She sucks on a finger-length wooden pipe, then exhales. The earthy aroma fills her beat-up '91 Mercury Capri. It has been five years since her pipe landed her in prison and put her skinny, graying image on the front pages, but "Marijuana Mama" is still toking away.
Pamela Snowhite Davis, 52, her fingers wrapped around a cane, finishes her "self-medication" and slowly walks back to a sushi restaurant in Mount Vernon, the only place where she feels comfortable giving an interview. Davis is feeling a little paranoid these days. Being a champion for the medical use of marijuana can do that to you.
Davis, who has formed a group called Marylanders for Medical Marijuana, envisions a day when her drug use will be legal.
Sympathy for others
"I have sympathy for people who need it, but don't have a clue. They don't have access to pot because they don't know who to call," she says. "They don't have friends like I have, so they're driven to the street corners. Sometimes they don't even know what they're getting. That has to change."
She also envisions a time when she can erase the memory of what brought her fame and made her a marijuana activist.
Davis doesn't look much like a counter-culture radical. Her dress borders on preppy: jeans, white socks, loafers and a gray turtleneck sweater that matches her short-cropped hair. Her tortoise-shell eyeglasses frame sad blue eyes and her face is etched slightly with age. Only her tattered jean jacket suggests that this woman has had some rough times.
"I've never been one to say I didn't inhale or I didn't drop [acid]," she says. "My drug use was very experimental. If you want to say that disqualifies me as a human being, then so be it."
These days, Davis inhales in Baltimore, a world away from her 54-acre Carroll County farm, which was raided by the county's Narcotics Task Force in 1992.
In May of that year, a United Parcel Service delivery man stepped up to the door of her Silver Run farm and rang the bell. Her daughter answered and signed for a brown paper package. With that signature, the life Davis calls "idyllic" was over.
The UPS worker was a disguised police officer from the Carroll County Narcotics Task Force. The package -- addressed to Davis' 22-year-old son -- was stuffed with marijuana, and the police knew it. Once inside the house, they found less than an ounce of marijuana in Davis' nightstand. They also seized a bong, a copy of High Times magazine, Grateful Dead concert tickets and a pro-marijuana poster. Davis was arrested. Later, police also raided her Westminster clothing and head shop, discovered several pounds of marijuana seeds and brought more charges against her.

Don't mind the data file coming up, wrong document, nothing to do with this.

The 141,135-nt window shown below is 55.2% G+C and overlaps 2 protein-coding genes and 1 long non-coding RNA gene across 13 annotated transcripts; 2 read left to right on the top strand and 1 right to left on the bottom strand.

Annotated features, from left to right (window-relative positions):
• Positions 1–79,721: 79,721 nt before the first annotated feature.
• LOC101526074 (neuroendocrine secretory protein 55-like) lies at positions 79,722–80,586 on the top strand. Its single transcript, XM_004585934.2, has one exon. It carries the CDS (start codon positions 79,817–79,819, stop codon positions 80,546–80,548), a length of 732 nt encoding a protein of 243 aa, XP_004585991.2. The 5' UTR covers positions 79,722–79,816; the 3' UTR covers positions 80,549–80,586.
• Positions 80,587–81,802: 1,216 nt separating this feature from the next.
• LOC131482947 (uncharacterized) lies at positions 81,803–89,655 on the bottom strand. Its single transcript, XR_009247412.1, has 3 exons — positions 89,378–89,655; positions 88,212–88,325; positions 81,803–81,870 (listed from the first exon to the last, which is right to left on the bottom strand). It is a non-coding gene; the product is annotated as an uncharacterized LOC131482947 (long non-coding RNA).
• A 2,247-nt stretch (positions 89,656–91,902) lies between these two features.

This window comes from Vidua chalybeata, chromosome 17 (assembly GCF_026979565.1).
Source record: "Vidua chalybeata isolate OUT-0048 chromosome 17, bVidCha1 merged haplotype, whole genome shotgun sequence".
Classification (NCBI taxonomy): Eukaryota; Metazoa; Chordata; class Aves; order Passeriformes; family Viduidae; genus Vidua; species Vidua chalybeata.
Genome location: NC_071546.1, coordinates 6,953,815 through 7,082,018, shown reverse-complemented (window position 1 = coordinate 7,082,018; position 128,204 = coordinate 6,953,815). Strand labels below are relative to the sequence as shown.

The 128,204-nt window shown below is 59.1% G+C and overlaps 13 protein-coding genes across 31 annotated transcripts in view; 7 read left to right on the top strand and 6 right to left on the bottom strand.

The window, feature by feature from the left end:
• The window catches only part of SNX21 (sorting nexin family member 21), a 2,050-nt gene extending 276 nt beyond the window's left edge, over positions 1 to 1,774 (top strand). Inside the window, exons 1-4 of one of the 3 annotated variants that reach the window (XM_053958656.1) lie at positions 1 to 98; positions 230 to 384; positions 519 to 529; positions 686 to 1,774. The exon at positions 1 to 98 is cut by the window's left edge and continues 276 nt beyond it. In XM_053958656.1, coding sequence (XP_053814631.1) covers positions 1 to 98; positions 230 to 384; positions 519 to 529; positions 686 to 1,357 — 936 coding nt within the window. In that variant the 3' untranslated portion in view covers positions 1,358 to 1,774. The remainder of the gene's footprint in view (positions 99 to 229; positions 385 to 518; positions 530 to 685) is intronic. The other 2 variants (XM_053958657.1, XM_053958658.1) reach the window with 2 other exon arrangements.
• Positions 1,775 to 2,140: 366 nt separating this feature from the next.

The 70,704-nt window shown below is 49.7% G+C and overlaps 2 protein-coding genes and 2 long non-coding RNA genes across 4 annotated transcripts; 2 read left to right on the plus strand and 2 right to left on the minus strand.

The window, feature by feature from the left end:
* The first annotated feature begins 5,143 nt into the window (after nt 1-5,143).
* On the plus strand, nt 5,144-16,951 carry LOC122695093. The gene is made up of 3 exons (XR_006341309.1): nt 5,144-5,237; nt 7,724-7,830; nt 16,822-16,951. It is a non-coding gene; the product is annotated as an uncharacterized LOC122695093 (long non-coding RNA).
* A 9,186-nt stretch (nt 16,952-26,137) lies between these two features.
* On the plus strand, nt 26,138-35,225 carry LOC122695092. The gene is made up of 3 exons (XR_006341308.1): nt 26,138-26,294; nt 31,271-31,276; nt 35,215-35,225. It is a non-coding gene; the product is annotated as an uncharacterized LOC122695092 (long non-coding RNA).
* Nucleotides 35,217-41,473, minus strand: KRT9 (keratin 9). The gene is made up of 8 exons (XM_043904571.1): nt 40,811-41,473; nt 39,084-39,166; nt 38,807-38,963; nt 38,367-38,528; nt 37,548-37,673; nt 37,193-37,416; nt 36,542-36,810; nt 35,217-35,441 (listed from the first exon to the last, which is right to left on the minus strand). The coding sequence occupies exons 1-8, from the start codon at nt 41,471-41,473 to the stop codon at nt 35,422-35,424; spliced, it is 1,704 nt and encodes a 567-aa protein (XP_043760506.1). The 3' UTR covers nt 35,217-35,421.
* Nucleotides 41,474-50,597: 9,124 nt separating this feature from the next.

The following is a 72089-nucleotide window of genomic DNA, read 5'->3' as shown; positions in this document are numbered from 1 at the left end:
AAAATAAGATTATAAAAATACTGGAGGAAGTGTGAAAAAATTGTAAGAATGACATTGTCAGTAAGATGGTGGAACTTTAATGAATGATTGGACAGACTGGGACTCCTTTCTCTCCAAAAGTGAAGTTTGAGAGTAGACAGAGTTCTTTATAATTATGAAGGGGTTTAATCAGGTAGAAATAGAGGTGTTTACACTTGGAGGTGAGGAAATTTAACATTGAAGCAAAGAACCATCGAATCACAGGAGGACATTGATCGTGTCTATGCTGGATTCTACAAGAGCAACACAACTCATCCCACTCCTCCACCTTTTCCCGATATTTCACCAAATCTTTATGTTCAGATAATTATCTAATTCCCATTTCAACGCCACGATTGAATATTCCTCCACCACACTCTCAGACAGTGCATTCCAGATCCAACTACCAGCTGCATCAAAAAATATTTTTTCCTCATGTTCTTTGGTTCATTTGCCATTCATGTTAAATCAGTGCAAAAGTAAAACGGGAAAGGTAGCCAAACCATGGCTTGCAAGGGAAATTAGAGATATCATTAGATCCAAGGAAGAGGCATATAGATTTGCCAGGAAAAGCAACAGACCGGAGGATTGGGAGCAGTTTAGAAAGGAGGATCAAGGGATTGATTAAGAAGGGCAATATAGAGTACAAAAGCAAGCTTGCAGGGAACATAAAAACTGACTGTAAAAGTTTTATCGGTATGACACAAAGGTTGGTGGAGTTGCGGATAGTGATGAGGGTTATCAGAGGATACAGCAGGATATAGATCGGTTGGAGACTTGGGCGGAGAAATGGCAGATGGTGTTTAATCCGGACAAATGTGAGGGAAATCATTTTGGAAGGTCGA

Sentenced to five years
The case of the "Marijuana Mama" led to months of high-profile court battles and equally high-profile news accounts. In conservative Carroll County, few people appreciated Davis' embrace of marijuana use and her advocacy of legalization. County Circuit Court Judge Raymond E. Beck Jr. sentenced her to five years in prison for possession and maintaining a common nuisance.
"You fight for causes," Beck said at her sentencing, "but you are marching under false colors."
She spent 56 days in prison before an Anne Arundel County judge ordered her release, pending the outcome of an appeal. Two years later, the state Court of Special Appeals overturned her conviction and criticized Beck for allowing concert tickets and magazines to be used as evidence.
Still, her life would never be the same. Davis lost her store, sold her farm, divorced -- a break she says was caused by the stress of the spotlight -- and moved to Baltimore. She was left financially, physically and emotionally broken, a predicament she blames wholly on the "tyranny" of the Carroll County police.
Most of her conversation focuses on her 56 days in prison. Her recollections of filth and savagery are almost cartoonish in their excess. She talks of "poisonous food" and "cruel, abusive guards," and refers to her cell as "a hellhole."
"Everybody thinks just because I'm out of prison it's over. It's not over -- my life is ruined."
She says she now finds camaraderie only with others who have been "persecuted for their beliefs." She sees no incongruity in comparing her two months in a Maryland prison to a friend's imprisonment in Vietnam for almost a decade.
She speaks vaguely of her current reality. She lives off meager profits from sales of homemade jewelry and the generosity of friends. She says she has a total savings of $72. An undiagnosed condition -- debilitating aches that she originally thought was multiple sclerosis, but now believes was caused by a fall in prison -- forces her to use a cane and prevents her from working.
Offers no apologies
She smokes pot all day long, and offers no apologies for it. When she was young, she smoked pot for recreation. She says she gave it up when she had children, but resumed smoking it again at her son's urging. He thought it would restore her appetite.